Like a lot of the best louder classic guitar amp from the 60's, these Thunderbolt style H420 amps (and later the Harmony H525) were designed to actually be bass amps! But that did not stop the Fender Bassman or the Marshall JTM-45 that was based upon it from being the go to rock amp since they were released. And this amp was cut from that same sort of cloth. It has the same bigger transformer and beefier Jensen 15" 'Special Design' speaker that helps push its volume up above your average amp of the day, as well retaining better low end definition in the process. That is a big part of what the magic in these amps are. The low end stays around even when the amp is cranked way up. It is intoxicating to play one wide open. It has about 30 watts of headroom from its original American made RCA 6L6 tubes. The original RCA 12AX7's are also killer sounding, with a tons of added character and control in the tone section that they provide (more on this later...). These rare original RCA tubes are easily worth big bucks to Fender amp collectors as they still seem quite healthy and put out a nice sound and volume. This could only come from the amp being played at low volume over the years. This one has a solid state rectifier one. I have two with this setup and one another tube rectifier Thunderbolt, but I gotta say the solid state ones seem to kick out a little more headroom with less 'squash' to their tone. The tube rectifier ones are cool, but to my ears more in a recording situation, less in a live setting. I A/B'd this to my '64 tube rectifier Supro and at high volume it clearly had more low end, too. It stayed a little cleaner longer, and was in a lot of ways more 'plexi-like' than my tube rectified one. So there is that. Electronically this amp is totally original and issue free. The pots turn without scratchiness, there are no crackles or pops I can detect and I have had it on and played it quite a bit recently without issue. No issues with the speaker I can hear, and generally nothing to complain about! Usually I would always send a amp through the shop after getting it (as often filter caps or tube issues are clearly present) but not in this case. I wanted to keep it totally original as it is because of the fact that it is such a cool clean example and is totally stock. It has never been touched, yet it still sounds great! I really sat with this, played it, cranked it up and enjoyed it without being able to really find a fault with it. Yes, it has a lot of years on it, but I think that fact that it has been consistently played and well looked after works in its favor. Often it is the sitting around in the closet that will kill old amp parts, whereas this one seems to have had current run through it somewhat regularly over its life span. Also, it is a testament to the built quality of these amps that it is such a solid, simple and killer sounding design that is 45+ years into its life without a checkup! Valco made some great stuff!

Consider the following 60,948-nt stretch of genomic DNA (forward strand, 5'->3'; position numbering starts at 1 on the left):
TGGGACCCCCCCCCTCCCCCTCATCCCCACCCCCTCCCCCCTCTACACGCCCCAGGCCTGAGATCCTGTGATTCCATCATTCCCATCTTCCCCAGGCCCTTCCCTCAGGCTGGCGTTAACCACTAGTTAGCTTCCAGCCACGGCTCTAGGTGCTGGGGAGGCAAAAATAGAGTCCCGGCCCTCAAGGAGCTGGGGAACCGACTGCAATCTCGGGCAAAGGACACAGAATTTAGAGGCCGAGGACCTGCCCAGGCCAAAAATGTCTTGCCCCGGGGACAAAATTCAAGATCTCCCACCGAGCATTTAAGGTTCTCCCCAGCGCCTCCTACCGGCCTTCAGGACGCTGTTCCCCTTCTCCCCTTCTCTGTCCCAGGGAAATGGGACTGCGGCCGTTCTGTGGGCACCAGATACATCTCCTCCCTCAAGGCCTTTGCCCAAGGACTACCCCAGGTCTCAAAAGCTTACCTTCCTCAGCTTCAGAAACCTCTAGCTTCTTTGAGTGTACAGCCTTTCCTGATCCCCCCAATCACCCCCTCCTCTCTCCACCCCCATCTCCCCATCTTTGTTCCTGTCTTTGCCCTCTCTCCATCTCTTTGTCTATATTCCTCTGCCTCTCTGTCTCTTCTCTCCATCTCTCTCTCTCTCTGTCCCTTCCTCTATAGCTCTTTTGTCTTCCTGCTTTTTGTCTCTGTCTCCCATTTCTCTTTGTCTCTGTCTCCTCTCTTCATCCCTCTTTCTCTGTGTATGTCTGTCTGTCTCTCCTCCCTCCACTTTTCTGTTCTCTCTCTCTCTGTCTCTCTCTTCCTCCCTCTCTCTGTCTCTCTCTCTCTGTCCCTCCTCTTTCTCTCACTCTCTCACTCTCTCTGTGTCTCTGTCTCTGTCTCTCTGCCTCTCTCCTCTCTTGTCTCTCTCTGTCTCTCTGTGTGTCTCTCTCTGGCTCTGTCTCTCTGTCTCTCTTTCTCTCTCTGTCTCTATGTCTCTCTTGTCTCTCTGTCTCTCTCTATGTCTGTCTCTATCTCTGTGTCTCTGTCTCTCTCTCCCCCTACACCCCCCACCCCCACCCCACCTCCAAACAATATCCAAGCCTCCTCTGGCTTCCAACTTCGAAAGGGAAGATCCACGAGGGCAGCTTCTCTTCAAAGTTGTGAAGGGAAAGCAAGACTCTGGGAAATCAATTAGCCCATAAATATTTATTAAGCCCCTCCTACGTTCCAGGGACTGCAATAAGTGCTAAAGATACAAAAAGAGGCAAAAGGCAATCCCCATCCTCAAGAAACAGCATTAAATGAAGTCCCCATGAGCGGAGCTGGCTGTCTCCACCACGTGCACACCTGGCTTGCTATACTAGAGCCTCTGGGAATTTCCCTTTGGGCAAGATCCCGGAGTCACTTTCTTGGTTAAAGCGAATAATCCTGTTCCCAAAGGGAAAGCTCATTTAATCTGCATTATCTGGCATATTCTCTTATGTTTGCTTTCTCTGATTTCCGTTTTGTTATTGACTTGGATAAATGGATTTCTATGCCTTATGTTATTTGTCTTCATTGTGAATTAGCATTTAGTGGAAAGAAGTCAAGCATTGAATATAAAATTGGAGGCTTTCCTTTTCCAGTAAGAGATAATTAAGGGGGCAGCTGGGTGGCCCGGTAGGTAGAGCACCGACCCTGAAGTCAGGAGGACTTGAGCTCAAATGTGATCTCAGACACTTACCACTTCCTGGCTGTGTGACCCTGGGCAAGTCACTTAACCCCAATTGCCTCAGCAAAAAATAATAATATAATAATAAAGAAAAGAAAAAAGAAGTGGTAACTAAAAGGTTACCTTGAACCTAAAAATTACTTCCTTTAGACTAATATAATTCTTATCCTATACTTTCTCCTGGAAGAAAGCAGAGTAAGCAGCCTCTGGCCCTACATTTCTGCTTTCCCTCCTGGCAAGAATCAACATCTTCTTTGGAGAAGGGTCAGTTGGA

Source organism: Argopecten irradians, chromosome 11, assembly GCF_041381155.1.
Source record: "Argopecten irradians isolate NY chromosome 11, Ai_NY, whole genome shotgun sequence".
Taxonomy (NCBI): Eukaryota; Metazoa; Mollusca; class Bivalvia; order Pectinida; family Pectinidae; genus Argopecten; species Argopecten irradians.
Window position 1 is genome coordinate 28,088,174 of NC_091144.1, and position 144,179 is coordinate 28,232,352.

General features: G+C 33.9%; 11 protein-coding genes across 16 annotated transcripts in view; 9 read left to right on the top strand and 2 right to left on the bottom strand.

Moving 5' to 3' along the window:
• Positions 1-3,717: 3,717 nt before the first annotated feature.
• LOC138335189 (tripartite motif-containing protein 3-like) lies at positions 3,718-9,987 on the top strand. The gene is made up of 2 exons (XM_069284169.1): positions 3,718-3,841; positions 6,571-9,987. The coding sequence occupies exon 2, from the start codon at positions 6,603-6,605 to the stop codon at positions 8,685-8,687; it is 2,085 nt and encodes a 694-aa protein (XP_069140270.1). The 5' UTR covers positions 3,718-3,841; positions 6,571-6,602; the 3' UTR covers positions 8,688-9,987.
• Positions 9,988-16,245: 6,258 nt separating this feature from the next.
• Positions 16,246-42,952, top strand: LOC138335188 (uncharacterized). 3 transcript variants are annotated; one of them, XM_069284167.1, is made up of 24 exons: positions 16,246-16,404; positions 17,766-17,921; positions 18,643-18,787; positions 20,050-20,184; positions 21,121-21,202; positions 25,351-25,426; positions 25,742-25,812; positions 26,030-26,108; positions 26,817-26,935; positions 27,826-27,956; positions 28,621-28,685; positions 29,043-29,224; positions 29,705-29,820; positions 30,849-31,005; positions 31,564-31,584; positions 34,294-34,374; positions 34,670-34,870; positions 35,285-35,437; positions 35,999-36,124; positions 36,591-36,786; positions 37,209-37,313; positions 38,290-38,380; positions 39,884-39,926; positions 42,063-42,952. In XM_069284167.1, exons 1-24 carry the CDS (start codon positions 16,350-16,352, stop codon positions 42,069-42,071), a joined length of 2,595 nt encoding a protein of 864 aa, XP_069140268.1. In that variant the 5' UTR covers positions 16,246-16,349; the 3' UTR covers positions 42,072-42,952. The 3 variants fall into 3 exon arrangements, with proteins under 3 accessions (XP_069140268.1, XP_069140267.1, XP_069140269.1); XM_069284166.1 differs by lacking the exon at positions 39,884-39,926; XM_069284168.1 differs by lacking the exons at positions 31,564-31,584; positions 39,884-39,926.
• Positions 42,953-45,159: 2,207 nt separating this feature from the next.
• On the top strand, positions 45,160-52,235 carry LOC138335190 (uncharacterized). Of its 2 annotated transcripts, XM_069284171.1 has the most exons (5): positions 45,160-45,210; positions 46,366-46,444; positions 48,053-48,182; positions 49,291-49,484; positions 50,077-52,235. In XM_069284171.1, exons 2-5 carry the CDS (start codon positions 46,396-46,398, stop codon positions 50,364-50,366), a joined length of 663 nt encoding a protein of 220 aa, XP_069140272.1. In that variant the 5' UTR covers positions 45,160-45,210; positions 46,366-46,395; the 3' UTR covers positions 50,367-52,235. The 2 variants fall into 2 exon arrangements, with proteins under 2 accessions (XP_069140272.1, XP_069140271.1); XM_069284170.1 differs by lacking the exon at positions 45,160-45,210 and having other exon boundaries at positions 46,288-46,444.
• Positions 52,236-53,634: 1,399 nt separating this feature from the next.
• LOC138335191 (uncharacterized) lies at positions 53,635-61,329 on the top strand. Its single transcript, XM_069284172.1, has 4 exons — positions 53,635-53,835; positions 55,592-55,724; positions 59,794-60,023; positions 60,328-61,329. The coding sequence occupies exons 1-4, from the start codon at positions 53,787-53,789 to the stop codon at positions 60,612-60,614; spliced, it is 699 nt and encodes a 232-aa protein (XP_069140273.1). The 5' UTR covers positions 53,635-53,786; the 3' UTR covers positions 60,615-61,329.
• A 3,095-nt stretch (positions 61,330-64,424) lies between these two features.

Cosmetically, this amp is very clean as I mentioned. It has a finger joined pine cabinet just Fender Tweed era amps made famous. It is lighter weight because of this, too! So no breaking your back loading it into a club. You can see the dovetails on the corners just like in a Fender amp. They don't make 'em like that any more. The silver grill cloth and cool 'ostrich' tolex are in nice shape, as is the chrome control panel, knobs and handle. It looks great! There are a couple of small tolex tears on the bottom corners, but all in all it is quite clean. Take a look over the photos to get the best idea of what I mean. It has no musty or mildew odor to it that I can detect. No cat pee or other mystery smells I could smell either. The lettering on the front chrome and control panel is all in very nice shape without any major loss. There is one scratch by the 420 lettering but it is faint. You could shave in the chrome plates if you wanted to. It is in nice and totally original condition!